Taylor Ho Bynum Sextet

Asphalt Flowers Forking Paths
hatOLOGY 675

Making the transition from featured sideman to band leader, Brooklyn-based cornetist Taylor Ho Bynum is beginning to preserve the unique sound(s) of his group(s) on record. The (s)s are deliberate, because unlike the fabled jazz combs of the 1950s and 1960s, many of his bands are ad-hoc groupings organized for a specific date or recording project.

Yet as this notable live session indicates, Bynum, who has always been cognizant of career-building, has managed to lure a steady group of up-and-coming players as his first call seconds. The band on Asphalt Flowers Forking Paths is the same one with which he has been gigging since 2005, while he and most of the other members also interact in outside situations, including different Anthony Braxton ensembles. That likely explains the emphatic cooperation among the conetist, his Braxton band pal, guitarist Mary Halvorson, and drummer Tomas Fujiwara, with whom Bynum has recorded in a duo formation. The additional players – violist Jessica Pavone, who takes another chair in Braxton groups, reedist Matt Bauder, on call for New York and Chicago gigs, and guitarist Evan O’Reilly – add their talents to the three-part “whYeXpliCitieS”, the CD’s centrepiece.

Dedicated to Braxton and composed as a suite of modular inter-locking parts for various sized sub-ensembles, the description of “whYeXpliCitieS”, appears more forbidding than it sounds on CD. The initial variant concerns itself with contrasts between electric and acoustic instruments, as Halvorson’s fuzz-tone distortion builds into a wall of quivering oscillations. Meanwhile Pavone’s splintered and staccato lines carve their own space, as the cornetist releases plunger tones and the bass clarinet burbles in sympathy. Fujiwara’s low-key jangling and solid drags stay the course until rasgueado guitar licks push the theme onto the next track. With the guitar and brass operating in counterpoint, theme elaborations speed up and slow down the tune, despite interlocking vamps from Bauer, which adumbrate the next section with honks and striated note interpolations. Attaining climax in the composition’s third – and lengthiest –section, more guitar legerdemain is on show – probably from both plectrumists. One clinks Scruggs banjo-like runs, while the other could be playing a primitive hurdy-gurdy or a Hawaiian slack-key guitar. On top of these antipodal string clicks, Bynum showcases suction release with only his mouthpiece, then from deep inside his valves gradually constricts his output to strangled cries and horn shakes. As Bauder plays an obbligato of distinct note clusters, finale and fulfillment come with tough, downward slurred fingering from the guitar.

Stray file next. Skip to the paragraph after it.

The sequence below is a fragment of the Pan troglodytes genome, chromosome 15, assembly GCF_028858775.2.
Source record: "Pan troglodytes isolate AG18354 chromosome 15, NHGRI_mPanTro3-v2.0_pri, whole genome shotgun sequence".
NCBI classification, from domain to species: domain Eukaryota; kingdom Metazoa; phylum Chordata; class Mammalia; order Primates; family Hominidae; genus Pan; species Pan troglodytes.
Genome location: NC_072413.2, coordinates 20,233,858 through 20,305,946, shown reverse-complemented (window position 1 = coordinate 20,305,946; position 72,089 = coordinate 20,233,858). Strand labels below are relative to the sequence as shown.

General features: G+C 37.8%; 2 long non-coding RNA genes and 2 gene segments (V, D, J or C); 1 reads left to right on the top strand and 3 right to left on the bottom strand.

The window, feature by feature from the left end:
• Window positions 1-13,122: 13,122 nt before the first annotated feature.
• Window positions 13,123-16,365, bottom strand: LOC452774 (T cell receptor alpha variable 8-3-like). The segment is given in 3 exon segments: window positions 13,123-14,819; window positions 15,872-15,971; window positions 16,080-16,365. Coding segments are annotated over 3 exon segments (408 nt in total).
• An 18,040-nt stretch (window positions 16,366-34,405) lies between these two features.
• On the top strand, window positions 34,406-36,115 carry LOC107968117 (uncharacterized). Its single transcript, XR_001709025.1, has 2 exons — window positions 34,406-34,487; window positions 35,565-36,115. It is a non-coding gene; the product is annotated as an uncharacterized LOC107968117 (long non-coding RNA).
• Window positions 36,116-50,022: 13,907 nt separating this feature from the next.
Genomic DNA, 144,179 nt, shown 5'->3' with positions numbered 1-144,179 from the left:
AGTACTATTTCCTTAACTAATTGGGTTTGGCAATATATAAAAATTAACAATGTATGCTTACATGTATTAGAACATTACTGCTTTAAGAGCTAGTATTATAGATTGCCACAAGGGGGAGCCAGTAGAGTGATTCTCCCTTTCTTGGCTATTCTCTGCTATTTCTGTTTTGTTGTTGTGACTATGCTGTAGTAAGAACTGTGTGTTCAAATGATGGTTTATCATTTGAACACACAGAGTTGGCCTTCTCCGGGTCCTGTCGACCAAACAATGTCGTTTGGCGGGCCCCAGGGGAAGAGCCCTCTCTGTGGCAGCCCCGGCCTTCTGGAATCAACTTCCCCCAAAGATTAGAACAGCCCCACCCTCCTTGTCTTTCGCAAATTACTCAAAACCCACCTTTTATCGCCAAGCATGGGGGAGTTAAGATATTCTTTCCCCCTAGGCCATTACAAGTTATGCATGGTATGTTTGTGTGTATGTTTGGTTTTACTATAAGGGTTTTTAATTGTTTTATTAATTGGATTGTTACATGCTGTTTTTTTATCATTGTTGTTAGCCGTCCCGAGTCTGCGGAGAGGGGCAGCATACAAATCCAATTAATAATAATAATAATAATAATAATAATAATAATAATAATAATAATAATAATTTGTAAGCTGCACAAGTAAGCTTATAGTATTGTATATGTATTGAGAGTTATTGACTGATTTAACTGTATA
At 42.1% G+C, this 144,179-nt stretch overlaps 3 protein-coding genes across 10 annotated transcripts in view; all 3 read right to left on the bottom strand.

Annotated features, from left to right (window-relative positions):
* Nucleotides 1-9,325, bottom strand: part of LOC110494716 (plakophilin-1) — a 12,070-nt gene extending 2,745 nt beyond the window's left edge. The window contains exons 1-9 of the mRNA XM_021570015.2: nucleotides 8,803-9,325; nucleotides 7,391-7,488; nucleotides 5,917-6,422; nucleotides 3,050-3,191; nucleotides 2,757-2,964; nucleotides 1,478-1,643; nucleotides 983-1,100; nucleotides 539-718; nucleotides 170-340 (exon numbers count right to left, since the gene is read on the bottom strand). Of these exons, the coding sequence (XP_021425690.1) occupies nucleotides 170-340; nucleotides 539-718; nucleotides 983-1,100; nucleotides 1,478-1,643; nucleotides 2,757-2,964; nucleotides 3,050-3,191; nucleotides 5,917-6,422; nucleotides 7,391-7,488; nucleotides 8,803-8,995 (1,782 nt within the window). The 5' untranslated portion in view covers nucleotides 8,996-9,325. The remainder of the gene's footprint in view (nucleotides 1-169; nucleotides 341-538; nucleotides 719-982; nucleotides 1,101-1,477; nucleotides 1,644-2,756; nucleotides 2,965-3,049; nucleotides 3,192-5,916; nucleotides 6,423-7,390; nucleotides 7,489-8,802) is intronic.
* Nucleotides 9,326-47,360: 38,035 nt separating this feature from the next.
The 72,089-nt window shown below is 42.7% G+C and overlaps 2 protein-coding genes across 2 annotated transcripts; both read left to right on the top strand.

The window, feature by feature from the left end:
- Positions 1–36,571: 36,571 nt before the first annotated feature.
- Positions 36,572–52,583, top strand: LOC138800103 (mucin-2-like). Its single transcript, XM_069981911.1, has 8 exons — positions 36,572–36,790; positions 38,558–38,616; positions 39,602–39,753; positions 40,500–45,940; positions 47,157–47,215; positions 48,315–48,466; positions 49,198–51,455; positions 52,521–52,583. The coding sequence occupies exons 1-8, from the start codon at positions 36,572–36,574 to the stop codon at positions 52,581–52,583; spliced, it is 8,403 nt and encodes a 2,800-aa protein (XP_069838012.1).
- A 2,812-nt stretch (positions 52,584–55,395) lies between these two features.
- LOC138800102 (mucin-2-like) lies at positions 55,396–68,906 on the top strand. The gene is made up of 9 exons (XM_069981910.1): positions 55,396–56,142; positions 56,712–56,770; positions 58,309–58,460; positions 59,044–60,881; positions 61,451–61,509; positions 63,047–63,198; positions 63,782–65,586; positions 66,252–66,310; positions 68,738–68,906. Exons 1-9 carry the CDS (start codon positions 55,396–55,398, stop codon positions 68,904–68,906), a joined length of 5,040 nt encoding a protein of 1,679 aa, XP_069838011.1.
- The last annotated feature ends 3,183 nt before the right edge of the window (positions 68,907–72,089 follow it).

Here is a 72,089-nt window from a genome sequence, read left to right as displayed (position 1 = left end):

Asphalt Flowers Forking Paths’ first and final tracks show off Bynum’s skills playing unaccompanied, with stylistic tropes that range from Bronx cheers to bubbling lip spews and held notes. Besides “whYeXpliCitieS”, the most memorable track is “Look Below”. Dedicated to brass trombonist Bill Lowe – another influence on Bynum’s career, the short track is all bright and brassy. Encompassing open-horn expression, as well as altissimo squeaks and tongue-busters from the horns, it’s summed up traditionally enough with a shout chorus following a Fujiwara solo which makes prominent use of the bass drum.

Continuing to prove himself as an accomplished soloist, composer and band leader, Bynum’s future seems as assured as that of any contemporary improviser.

— Ken Waxman

Track Listing: 1. Open 2. Look Below 3. whYeXpliCitieS (Part I) 4. whYeXpliCitieS (Part II) 5. whYeXpliCitieS (Part III) 6. Geoffstown 7. Close

Personnel: Taylor Ho Bynum (cornet); Matt Bauder (tenor saxophone and bass clarinet); Jessica Pavone (viola); Evan O’Reilly and Mary Halvorson (guitars); and Tomas Fujiwara (drums)